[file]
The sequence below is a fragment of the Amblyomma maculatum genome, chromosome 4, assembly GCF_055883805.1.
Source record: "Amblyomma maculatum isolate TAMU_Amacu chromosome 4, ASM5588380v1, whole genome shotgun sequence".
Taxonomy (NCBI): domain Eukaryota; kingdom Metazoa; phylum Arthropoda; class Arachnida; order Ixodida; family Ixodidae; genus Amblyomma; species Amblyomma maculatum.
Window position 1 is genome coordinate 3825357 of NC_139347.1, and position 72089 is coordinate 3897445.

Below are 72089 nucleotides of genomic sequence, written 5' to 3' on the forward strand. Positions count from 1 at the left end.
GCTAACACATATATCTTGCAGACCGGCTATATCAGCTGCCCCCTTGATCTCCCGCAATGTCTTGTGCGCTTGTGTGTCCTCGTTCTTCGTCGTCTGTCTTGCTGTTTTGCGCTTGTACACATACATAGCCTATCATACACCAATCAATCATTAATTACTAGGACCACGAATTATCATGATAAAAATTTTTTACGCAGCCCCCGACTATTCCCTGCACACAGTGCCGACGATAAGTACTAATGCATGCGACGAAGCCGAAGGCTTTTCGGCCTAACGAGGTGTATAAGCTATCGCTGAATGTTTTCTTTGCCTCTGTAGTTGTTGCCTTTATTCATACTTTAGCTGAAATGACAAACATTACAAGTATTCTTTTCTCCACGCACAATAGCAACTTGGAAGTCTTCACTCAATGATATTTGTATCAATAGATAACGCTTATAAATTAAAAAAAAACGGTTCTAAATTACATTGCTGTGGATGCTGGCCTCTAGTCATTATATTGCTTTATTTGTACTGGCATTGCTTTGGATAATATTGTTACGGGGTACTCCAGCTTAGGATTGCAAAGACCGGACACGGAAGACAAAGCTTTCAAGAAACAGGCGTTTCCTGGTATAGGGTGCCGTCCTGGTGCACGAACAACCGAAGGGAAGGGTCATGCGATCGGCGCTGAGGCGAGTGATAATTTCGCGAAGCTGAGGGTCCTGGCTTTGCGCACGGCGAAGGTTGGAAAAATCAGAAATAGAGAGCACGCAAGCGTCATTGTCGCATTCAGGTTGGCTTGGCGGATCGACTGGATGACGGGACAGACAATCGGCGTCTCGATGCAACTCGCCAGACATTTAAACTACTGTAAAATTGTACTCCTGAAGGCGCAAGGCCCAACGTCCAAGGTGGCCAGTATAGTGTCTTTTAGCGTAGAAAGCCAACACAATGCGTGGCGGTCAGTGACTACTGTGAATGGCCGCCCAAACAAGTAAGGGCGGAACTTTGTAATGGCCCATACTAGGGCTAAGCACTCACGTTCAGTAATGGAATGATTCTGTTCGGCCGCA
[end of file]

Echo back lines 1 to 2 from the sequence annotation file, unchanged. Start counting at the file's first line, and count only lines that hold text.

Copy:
The sequence below is a fragment of the Amblyomma maculatum genome, chromosome 4, assembly GCF_055883805.1.
Source record: "Amblyomma maculatum isolate TAMU_Amacu chromosome 4, ASM5588380v1, whole genome shotgun sequence".